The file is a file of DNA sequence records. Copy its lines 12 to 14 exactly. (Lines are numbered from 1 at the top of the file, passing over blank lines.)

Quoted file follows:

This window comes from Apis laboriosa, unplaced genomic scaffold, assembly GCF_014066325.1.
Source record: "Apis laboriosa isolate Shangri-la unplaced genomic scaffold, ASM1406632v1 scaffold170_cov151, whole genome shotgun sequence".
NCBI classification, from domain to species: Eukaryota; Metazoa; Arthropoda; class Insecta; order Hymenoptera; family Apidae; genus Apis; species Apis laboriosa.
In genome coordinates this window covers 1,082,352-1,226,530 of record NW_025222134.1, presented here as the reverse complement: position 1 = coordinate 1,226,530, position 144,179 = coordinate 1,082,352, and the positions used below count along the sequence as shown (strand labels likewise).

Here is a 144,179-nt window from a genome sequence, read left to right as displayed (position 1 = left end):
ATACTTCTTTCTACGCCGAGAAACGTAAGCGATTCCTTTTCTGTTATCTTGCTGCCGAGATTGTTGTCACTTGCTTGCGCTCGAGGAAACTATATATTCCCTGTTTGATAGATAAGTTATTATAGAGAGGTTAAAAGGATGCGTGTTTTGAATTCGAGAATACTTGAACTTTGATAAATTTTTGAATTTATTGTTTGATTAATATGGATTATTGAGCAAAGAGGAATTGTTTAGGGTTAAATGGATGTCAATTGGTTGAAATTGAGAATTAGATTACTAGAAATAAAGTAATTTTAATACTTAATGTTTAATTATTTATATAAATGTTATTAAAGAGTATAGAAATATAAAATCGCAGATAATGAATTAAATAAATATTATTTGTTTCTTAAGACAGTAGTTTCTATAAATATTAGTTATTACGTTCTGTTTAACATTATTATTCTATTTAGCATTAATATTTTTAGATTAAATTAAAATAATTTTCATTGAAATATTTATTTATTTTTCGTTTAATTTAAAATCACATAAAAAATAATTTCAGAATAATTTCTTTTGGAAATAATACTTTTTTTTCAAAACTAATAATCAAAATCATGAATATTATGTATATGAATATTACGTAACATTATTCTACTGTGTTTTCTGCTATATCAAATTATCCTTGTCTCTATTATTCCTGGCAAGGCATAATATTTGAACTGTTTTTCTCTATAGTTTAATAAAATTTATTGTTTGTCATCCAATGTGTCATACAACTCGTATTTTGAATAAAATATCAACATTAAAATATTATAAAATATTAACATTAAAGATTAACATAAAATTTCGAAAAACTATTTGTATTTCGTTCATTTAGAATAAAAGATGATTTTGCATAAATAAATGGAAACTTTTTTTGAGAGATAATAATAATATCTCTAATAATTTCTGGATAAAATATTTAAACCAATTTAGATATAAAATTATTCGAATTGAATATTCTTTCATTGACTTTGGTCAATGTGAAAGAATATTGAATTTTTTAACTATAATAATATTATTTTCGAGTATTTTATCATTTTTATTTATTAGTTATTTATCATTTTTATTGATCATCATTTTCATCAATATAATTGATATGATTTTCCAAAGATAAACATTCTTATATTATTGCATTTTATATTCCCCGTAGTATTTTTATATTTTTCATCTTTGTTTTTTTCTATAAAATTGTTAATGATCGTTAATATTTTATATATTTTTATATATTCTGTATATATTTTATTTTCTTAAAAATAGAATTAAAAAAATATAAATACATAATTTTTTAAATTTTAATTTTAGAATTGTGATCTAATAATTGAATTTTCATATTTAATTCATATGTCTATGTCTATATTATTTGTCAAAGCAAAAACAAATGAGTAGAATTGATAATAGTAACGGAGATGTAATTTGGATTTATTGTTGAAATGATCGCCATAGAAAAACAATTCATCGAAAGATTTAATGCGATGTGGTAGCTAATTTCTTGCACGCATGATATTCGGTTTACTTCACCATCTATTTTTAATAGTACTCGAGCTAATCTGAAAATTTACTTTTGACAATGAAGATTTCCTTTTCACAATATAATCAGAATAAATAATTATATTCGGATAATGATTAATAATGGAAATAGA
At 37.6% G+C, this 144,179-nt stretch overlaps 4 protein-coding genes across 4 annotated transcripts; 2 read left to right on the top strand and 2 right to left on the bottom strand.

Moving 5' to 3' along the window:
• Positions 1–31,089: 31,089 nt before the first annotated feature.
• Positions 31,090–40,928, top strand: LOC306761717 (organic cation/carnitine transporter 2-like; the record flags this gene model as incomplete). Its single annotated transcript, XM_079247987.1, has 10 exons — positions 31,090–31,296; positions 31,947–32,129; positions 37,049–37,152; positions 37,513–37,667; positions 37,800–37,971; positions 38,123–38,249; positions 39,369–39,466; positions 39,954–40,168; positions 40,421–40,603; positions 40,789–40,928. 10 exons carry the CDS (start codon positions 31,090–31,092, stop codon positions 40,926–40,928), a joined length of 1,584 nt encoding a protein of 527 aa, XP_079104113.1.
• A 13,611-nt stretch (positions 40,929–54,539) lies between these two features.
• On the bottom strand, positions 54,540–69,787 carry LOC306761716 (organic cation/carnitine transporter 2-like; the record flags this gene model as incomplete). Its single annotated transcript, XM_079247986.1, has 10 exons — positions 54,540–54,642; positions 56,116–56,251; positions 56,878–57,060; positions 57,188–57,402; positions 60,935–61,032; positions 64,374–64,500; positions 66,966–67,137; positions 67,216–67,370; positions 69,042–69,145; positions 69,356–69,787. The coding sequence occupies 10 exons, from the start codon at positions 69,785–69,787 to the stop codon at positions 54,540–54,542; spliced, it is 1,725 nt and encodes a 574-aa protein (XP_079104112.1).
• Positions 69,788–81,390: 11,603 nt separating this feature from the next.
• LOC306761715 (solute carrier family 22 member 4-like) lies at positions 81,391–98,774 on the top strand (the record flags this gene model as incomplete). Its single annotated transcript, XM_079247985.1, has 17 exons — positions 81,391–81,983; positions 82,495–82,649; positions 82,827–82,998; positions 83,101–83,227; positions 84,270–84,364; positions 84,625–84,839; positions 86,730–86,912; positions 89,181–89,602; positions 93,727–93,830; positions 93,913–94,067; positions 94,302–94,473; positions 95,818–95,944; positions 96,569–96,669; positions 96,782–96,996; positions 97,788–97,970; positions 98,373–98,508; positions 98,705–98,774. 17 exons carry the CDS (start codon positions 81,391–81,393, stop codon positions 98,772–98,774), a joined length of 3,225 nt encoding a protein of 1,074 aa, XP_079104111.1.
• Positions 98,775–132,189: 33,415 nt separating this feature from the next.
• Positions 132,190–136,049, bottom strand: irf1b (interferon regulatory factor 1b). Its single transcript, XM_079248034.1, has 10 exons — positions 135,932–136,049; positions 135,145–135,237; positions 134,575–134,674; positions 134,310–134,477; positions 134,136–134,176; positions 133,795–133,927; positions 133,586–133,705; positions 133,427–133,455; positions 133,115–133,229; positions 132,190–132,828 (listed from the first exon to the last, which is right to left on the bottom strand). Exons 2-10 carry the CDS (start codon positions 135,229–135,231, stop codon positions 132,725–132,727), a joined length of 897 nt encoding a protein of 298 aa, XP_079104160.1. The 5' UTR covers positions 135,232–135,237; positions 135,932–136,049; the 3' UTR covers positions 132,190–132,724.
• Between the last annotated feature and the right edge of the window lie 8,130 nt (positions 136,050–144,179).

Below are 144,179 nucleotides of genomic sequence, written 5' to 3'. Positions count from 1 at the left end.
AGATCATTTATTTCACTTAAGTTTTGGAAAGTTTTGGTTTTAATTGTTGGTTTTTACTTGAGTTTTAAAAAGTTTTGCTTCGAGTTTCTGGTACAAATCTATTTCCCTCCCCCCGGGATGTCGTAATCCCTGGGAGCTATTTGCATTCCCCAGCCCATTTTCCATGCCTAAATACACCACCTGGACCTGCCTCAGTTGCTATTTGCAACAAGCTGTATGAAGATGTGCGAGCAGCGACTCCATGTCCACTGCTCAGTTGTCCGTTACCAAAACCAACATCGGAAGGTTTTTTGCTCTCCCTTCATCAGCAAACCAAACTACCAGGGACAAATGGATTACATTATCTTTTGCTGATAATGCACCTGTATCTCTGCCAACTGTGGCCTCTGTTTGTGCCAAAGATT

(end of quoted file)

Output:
• On the bottom strand, positions 54,540–69,787 carry LOC306761716 (organic cation/carnitine transporter 2-like; the record flags this gene model as incomplete). Its single annotated transcript, XM_079247986.1, has 10 exons — positions 54,540–54,642; positions 56,116–56,251; positions 56,878–57,060; positions 57,188–57,402; positions 60,935–61,032; positions 64,374–64,500; positions 66,966–67,137; positions 67,216–67,370; positions 69,042–69,145; positions 69,356–69,787. The coding sequence occupies 10 exons, from the start codon at positions 69,785–69,787 to the stop codon at positions 54,540–54,542; spliced, it is 1,725 nt and encodes a 574-aa protein (XP_079104112.1).
• Positions 69,788–81,390: 11,603 nt separating this feature from the next.
• LOC306761715 (solute carrier family 22 member 4-like) lies at positions 81,391–98,774 on the top strand (the record flags this gene model as incomplete). Its single annotated transcript, XM_079247985.1, has 17 exons — positions 81,391–81,983; positions 82,495–82,649; positions 82,827–82,998; positions 83,101–83,227; positions 84,270–84,364; positions 84,625–84,839; positions 86,730–86,912; positions 89,181–89,602; positions 93,727–93,830; positions 93,913–94,067; positions 94,302–94,473; positions 95,818–95,944; positions 96,569–96,669; positions 96,782–96,996; positions 97,788–97,970; positions 98,373–98,508; positions 98,705–98,774. 17 exons carry the CDS (start codon positions 81,391–81,393, stop codon positions 98,772–98,774), a joined length of 3,225 nt encoding a protein of 1,074 aa, XP_079104111.1.